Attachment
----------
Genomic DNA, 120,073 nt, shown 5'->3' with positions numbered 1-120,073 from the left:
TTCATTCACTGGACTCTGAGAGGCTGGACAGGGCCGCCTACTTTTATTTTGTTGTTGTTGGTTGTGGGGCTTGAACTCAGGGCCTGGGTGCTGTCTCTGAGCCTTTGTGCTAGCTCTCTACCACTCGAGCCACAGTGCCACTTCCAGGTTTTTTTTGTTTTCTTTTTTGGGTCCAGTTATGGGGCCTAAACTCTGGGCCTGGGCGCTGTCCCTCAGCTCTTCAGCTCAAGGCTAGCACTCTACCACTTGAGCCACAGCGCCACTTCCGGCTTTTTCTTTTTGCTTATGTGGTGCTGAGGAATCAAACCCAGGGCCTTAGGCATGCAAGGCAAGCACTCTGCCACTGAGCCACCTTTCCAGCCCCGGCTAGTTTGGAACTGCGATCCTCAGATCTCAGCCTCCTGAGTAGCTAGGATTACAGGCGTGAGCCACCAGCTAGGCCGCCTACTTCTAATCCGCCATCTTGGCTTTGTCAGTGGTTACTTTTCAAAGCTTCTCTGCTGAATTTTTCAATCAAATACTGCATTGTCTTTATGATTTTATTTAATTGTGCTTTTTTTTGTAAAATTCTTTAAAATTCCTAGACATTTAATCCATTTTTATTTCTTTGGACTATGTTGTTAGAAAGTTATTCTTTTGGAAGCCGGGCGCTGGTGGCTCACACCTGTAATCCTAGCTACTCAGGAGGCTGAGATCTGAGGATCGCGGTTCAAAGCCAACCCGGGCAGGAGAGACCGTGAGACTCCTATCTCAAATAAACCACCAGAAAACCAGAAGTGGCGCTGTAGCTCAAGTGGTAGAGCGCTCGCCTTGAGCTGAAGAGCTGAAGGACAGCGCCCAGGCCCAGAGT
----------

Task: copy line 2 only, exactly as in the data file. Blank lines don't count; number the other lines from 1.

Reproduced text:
TTCATTCACTGGACTCTGAGAGGCTGGACAGGGCCGCCTACTTTTATTTTGTTGTTGTTGGTTGTGGGGCTTGAACTCAGGGCCTGGGTGCTGTCTCTGAGCCTTTGTGCTAGCTCTCTACCACTCGAGCCACAGTGCCACTTCCAGGTTTTTTTTGTTTTCTTTTTTGGGTCCAGTTATGGGGCCTAAACTCTGGGCCTGGGCGCTGTCCCTCAGCTCTTCAGCTCAAGGCTAGCACTCTACCACTTGAGCCACAGCGCCACTTCCGGCTTTTTCTTTTTGCTTATGTGGTGCTGAGGAATCAAACCCAGGGCCTTAGGCATGCAAGGCAAGCACTCTGCCACTGAGCCACCTTTCCAGCCCCGGCTAGTTTGGAACTGCGATCCTCAGATCTCAGCCTCCTGAGTAGCTAGGATTACAGGCGTGAGCCACCAGCTAGGCCGCCTACTTCTAATCCGCCATCTTGGCTTTGTCAGTGGTTACTTTTCAAAGCTTCTCTGCTGAATTTTTCAATCAAATACTGCATTGTCTTTATGATTTTATTTAATTGTGCTTTTTTTTGTAAAATTCTTTAAAATTCCTAGACATTTAATCCATTTTTATTTCTTTGGACTATGTTGTTAGAAAGTTATTCTTTTGGAAGCCGGGCGCTGGTGGCTCACACCTGTAATCCTAGCTACTCAGGAGGCTGAGATCTGAGGATCGCGGTTCAAAGCCAACCCGGGCAGGAGAGACCGTGAGACTCCTATCTCAAATAAACCACCAGAAAACCAGAAGTGGCGCTGTAGCTCAAGTGGTAGAGCGCTCGCCTTGAGCTGAAGAGCTGAAGGACAGCGCCCAGGCCCAGAGT